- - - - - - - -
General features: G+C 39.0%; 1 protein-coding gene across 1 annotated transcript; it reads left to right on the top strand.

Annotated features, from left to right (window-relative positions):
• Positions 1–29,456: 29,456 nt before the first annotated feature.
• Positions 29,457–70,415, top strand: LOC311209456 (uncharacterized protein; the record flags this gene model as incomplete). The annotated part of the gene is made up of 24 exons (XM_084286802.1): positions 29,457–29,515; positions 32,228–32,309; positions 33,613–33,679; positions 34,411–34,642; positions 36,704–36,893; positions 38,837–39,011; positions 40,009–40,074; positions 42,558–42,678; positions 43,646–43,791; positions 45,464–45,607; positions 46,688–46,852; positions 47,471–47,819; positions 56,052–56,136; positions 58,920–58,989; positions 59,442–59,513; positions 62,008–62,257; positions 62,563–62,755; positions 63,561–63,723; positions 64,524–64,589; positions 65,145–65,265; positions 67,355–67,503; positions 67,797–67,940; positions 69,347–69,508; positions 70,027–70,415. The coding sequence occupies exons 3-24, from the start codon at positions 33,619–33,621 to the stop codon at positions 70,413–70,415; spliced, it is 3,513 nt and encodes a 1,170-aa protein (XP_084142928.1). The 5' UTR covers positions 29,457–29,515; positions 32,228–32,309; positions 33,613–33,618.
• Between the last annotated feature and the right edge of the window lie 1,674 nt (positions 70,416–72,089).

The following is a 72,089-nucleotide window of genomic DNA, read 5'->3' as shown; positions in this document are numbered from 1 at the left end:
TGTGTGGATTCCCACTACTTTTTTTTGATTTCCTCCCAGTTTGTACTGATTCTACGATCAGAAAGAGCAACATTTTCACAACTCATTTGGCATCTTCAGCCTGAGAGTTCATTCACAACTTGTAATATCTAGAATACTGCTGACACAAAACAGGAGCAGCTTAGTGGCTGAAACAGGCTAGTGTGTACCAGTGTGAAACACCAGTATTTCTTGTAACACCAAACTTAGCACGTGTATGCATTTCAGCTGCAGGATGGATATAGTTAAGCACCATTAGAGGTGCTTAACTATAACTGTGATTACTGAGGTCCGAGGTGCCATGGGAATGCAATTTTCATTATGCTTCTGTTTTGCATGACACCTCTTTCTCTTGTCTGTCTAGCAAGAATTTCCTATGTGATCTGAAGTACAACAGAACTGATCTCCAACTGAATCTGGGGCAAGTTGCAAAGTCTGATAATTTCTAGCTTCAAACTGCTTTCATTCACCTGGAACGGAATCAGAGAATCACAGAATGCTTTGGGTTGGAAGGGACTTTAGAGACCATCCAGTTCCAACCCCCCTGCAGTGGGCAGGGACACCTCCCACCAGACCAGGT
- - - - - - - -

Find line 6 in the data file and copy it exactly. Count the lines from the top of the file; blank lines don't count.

The following is a 72,089-nucleotide window of genomic DNA, read 5'->3' as shown; positions in this document are numbered from 1 at the left end: